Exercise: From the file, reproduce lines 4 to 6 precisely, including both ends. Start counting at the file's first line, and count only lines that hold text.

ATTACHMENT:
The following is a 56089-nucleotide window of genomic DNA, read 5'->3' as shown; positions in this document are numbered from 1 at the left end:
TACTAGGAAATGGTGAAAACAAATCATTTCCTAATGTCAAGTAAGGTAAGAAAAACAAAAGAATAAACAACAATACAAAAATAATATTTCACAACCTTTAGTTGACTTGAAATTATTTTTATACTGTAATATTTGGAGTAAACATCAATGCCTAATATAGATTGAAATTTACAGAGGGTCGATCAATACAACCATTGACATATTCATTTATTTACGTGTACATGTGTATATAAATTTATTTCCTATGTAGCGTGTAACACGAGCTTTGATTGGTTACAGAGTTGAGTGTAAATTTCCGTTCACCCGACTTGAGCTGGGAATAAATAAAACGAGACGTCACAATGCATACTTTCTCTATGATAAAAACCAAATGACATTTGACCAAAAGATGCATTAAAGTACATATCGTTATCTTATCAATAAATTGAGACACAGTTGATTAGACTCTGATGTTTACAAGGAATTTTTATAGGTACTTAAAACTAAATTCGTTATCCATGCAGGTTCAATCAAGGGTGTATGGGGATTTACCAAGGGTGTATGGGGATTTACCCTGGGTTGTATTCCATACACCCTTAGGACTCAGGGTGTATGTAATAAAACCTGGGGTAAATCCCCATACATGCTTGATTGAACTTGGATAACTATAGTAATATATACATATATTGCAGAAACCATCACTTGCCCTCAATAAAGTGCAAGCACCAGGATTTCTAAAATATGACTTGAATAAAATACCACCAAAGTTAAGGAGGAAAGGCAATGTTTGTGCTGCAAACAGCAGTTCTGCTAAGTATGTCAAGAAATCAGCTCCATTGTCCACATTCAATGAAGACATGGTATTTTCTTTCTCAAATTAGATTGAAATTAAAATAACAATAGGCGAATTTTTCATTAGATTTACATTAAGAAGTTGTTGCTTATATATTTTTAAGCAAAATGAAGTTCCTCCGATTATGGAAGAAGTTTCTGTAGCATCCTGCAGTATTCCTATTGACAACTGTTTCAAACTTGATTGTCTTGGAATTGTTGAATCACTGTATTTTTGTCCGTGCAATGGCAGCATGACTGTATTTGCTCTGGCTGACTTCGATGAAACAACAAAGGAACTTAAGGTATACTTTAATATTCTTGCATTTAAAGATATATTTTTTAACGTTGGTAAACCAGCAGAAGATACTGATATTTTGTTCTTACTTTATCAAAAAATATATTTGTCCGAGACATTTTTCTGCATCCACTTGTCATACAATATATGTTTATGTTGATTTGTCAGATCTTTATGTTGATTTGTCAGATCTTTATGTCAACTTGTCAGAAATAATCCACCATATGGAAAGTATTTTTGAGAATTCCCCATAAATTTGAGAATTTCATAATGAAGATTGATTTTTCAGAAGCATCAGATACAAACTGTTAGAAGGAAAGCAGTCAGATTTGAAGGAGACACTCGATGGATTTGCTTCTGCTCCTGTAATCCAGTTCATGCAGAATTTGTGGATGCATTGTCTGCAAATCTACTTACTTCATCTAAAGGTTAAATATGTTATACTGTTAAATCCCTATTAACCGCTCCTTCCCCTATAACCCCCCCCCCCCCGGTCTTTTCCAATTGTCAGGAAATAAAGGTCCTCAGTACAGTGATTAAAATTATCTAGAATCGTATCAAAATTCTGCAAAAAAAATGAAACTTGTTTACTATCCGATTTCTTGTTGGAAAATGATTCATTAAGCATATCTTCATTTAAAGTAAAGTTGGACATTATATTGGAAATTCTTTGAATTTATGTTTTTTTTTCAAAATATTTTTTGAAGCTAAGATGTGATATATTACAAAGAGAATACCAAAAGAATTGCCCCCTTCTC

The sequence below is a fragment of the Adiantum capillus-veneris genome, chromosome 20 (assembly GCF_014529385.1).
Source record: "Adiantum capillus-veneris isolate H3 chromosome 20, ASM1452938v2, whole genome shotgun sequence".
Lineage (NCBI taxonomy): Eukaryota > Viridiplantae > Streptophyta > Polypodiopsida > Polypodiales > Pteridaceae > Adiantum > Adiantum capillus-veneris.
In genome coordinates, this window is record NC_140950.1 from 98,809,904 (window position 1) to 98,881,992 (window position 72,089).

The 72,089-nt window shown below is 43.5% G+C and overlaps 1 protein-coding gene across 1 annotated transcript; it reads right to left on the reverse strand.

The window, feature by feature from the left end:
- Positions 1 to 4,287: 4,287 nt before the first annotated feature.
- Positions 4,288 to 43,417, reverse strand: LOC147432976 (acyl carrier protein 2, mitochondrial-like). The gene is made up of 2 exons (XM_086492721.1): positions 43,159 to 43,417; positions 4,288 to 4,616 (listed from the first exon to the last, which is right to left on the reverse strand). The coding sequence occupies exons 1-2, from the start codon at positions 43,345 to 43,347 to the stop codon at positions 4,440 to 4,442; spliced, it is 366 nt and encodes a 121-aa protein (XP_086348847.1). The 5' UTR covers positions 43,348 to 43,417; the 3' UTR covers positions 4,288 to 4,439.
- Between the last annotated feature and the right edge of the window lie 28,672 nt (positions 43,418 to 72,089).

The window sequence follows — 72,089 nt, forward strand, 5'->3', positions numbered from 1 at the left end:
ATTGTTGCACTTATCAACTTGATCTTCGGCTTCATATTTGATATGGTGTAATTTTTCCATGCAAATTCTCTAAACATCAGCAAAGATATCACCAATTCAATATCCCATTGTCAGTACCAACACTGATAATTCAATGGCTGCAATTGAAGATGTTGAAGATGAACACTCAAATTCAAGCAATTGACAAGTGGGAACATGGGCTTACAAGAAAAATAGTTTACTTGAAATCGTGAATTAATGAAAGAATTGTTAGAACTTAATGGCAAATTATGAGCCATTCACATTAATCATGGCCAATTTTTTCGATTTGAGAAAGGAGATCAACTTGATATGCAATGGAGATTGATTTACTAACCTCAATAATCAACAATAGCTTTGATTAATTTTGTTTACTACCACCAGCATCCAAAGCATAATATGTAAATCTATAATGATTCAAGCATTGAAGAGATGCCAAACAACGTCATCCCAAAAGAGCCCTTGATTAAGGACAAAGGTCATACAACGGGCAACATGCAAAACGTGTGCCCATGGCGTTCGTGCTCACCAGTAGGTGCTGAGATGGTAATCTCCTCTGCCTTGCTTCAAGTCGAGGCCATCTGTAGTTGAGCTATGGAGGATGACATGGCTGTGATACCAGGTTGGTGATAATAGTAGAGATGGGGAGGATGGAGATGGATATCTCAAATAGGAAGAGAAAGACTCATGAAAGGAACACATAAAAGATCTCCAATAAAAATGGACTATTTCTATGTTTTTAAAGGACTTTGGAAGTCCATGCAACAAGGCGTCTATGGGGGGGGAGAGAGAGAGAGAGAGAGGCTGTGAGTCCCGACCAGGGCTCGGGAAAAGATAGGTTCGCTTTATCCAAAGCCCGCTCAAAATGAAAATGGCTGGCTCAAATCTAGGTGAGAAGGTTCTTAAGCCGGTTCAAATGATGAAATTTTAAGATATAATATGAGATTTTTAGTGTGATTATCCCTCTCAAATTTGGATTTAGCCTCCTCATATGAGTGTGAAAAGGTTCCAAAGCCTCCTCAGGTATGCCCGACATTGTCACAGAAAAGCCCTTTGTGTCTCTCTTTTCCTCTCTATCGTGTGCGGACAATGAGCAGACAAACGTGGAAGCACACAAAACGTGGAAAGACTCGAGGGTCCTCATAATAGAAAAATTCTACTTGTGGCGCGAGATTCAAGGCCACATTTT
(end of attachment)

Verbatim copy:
Source record: "Adiantum capillus-veneris isolate H3 chromosome 20, ASM1452938v2, whole genome shotgun sequence".
Lineage (NCBI taxonomy): Eukaryota > Viridiplantae > Streptophyta > Polypodiopsida > Polypodiales > Pteridaceae > Adiantum > Adiantum capillus-veneris.
In genome coordinates, this window is record NC_140950.1 from 98,809,904 (window position 1) to 98,881,992 (window position 72,089).